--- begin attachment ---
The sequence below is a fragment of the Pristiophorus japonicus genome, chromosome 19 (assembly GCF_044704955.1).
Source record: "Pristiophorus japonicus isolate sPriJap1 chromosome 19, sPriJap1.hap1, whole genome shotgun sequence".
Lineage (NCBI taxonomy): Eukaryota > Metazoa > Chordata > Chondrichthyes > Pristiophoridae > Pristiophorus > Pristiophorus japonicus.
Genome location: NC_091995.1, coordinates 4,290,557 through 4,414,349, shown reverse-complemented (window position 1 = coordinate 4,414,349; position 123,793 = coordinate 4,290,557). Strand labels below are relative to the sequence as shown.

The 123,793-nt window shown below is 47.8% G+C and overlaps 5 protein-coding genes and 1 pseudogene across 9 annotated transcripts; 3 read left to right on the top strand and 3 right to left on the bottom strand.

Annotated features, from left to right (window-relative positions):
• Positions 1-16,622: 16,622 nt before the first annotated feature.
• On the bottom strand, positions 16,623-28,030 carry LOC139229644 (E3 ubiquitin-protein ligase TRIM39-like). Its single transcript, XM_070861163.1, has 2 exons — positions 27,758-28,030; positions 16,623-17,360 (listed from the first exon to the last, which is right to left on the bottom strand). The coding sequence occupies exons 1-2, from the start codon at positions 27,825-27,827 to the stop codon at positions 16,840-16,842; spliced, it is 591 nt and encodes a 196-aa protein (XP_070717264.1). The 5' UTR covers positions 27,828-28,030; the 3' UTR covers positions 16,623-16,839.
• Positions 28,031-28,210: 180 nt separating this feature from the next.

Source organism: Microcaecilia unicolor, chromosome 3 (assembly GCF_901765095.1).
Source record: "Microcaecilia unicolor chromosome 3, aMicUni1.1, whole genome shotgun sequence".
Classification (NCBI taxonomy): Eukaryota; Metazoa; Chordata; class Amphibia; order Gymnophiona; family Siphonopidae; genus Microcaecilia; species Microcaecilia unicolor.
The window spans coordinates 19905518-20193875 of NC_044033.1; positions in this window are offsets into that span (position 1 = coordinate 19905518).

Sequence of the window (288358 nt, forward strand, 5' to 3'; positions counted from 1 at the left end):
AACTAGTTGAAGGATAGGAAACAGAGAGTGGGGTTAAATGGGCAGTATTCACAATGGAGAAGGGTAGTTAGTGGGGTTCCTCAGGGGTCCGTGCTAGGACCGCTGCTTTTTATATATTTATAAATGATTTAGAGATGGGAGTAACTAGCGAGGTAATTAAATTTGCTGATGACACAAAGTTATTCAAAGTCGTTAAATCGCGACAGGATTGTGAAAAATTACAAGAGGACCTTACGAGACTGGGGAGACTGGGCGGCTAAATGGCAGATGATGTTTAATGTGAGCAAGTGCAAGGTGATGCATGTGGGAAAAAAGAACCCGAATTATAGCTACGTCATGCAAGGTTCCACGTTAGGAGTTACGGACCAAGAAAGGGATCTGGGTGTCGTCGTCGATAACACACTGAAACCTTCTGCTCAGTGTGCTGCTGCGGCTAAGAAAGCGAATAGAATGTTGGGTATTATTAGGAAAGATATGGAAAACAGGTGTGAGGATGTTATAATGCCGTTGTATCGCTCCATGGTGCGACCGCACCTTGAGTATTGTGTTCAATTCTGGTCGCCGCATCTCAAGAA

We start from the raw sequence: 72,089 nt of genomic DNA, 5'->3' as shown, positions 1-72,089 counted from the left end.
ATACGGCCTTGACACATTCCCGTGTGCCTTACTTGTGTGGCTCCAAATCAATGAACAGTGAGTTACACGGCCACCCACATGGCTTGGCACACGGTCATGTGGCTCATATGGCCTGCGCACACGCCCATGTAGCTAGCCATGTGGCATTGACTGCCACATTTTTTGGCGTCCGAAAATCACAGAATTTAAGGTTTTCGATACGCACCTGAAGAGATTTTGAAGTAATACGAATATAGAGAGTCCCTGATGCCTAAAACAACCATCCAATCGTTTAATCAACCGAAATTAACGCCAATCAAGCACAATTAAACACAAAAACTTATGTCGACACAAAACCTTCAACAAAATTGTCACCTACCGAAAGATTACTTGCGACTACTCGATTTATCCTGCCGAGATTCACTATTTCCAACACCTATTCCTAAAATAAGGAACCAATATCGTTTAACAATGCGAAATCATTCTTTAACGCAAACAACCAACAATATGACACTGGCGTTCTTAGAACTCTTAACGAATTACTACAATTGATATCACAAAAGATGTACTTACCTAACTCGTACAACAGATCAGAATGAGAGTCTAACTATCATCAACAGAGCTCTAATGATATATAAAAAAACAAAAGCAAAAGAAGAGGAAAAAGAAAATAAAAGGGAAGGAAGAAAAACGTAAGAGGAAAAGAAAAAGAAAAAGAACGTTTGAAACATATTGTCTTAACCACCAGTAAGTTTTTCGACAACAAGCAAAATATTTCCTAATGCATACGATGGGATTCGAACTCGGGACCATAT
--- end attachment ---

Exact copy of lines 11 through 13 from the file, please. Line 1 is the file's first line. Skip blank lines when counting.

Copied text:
Source record: "Microcaecilia unicolor chromosome 3, aMicUni1.1, whole genome shotgun sequence".
Classification (NCBI taxonomy): Eukaryota; Metazoa; Chordata; class Amphibia; order Gymnophiona; family Siphonopidae; genus Microcaecilia; species Microcaecilia unicolor.
The window spans coordinates 19905518-20193875 of NC_044033.1; positions in this window are offsets into that span (position 1 = coordinate 19905518).